Bob Woodward normally writes the first draft of history. But ever since he published his latest book in September, people have been asking him to predict the future.
And so here he sits in a Toronto hotel bar on a recent afternoon, doing his best Nostradamus impersonation, trying to draw on 18 months reporting and writing The Price of Politics – an exhaustive account of last year's unresolved talks between the White House and Congress over the debt-limit crisis – for those who hope it might offer some guidance on the current "fiscal cliff" showdown in Washington.
"My assessment is, there's a better-than-50-per-cent chance they'll fix it, but that it's not much more than 50," he says. "It could go off the rails. There are a lot of moving parts."
For Mr. Woodward, even offering this hedged prognostication seems like a fraught task. It is not his nature to minimize the complexity of large problems just because the modern world demands it. He reaches into his jacket pocket and pulls out a four-page, single-spaced document that outlines the final offer Barack Obama made to the Speaker of the House, John Boehner, last year; mind-numbing in its details, it might prompt a wonk to conk out.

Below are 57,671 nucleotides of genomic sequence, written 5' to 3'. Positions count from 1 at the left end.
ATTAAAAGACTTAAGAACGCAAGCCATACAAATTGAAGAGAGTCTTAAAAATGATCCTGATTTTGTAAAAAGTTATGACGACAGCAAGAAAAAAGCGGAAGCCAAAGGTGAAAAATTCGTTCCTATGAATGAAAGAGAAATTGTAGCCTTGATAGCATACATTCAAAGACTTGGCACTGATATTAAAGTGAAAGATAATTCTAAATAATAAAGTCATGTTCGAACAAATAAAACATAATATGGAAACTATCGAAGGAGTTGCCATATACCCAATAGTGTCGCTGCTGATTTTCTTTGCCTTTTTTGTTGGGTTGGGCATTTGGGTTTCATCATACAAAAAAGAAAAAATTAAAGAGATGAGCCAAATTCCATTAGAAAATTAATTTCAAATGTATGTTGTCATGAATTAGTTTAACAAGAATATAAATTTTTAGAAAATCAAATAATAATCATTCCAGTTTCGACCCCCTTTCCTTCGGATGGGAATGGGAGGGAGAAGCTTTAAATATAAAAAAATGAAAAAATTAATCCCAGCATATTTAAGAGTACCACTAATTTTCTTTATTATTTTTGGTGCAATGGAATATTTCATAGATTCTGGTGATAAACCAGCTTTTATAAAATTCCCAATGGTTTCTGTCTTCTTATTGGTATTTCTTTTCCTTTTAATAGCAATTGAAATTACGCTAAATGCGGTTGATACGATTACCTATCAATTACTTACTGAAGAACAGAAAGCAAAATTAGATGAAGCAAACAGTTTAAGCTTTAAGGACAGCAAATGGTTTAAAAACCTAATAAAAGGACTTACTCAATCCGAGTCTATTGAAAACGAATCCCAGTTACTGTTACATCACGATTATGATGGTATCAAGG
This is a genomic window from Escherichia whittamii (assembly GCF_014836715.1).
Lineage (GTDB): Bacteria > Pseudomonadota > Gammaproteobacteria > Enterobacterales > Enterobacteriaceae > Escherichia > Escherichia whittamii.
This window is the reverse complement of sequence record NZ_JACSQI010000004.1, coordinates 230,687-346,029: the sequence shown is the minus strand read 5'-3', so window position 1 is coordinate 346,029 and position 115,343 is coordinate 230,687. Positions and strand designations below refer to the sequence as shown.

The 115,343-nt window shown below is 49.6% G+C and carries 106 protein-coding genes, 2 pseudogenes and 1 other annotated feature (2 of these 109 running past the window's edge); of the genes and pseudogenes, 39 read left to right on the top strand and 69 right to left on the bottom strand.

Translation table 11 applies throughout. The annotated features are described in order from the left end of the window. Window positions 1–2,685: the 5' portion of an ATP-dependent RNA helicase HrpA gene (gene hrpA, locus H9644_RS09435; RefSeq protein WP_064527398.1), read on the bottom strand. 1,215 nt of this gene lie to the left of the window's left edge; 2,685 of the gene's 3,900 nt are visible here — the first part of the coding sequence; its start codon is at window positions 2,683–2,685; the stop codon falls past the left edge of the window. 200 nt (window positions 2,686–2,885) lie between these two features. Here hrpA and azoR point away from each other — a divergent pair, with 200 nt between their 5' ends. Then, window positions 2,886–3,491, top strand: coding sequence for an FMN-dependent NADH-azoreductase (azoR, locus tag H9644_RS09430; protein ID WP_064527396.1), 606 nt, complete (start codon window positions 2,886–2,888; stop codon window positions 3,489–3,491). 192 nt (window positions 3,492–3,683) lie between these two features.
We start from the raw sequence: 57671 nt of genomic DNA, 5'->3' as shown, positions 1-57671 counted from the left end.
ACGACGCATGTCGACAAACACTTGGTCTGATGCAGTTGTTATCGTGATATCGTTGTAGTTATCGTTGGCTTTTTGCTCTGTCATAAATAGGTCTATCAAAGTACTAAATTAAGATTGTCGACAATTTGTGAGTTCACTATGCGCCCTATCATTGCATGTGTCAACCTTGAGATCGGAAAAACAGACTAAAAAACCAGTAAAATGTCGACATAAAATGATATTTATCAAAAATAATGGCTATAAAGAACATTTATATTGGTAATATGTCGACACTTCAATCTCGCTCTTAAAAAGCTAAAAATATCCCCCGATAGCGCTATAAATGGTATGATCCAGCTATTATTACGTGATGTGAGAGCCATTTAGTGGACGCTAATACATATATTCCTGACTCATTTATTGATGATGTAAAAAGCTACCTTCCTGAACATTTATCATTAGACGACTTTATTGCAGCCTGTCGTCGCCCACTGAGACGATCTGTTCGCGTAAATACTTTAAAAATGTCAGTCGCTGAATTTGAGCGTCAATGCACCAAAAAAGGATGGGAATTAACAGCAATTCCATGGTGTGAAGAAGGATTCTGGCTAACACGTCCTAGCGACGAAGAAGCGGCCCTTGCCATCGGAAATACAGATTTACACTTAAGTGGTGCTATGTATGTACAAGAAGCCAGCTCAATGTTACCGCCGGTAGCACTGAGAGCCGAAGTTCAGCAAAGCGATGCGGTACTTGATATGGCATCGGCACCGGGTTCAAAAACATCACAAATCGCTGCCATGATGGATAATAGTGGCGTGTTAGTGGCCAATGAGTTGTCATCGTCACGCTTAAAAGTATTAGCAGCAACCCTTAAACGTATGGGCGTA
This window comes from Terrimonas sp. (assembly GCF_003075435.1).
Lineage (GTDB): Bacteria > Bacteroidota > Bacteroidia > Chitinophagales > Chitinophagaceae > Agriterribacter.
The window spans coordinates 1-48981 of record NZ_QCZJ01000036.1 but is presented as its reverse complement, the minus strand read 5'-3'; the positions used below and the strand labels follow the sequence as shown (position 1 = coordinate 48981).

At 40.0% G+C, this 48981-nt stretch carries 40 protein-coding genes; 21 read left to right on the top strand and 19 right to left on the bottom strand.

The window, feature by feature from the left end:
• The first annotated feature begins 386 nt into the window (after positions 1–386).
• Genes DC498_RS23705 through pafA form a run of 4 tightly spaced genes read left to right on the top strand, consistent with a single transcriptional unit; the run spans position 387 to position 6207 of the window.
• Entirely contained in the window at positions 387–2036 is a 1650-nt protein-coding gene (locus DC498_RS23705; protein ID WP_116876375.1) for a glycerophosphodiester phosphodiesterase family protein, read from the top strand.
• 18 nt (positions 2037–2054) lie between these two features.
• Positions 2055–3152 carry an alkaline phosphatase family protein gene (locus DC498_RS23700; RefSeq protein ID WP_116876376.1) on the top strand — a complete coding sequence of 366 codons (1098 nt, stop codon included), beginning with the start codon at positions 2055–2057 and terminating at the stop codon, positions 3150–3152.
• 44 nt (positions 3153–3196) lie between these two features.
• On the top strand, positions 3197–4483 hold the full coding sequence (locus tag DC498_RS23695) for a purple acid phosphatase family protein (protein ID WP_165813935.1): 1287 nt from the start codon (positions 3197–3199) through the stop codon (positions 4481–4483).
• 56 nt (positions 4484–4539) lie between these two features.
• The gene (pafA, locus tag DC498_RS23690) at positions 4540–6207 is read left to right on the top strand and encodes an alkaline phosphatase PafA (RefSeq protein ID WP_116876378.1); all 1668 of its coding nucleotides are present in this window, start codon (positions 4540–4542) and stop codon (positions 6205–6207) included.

"Everything's driven by impatience and speed," he notes, wincing a little as holiday revellers behind him become more boisterous with booze. "This book – you go through it, it's very detailed. People ask me, 'Well, what's the soundbite of your book? Obama up? Obama down?'"
Admittedly, Mr. Woodward does have a soundbite he's been retailing on the lecture circuit over the past few months. But it's not the sort of quip that sends a book racing up bestseller lists: "Presidents work their will – or should work their will – on the important matters of national business," he says in the book's conclusion. "Obama has not."
Still, The Price of Politics has sold impressively well, spending – as is the habit of every one of Mr. Woodward's long-form works – a handful of weeks on influential bestseller lists despite reviews like that of New York Times critic Michiko Kakutani, who called it "depressing and often tedious." (Even the author admits it is "exhausting" as well as exhaustive.)
But the truth is, that's not what makes him one of the four boldfaced names featured in this season's Grano Speaker Series, the North Toronto salon suppers that offer power players and money managers a chance to rub elbows with famous U.S. thinkers.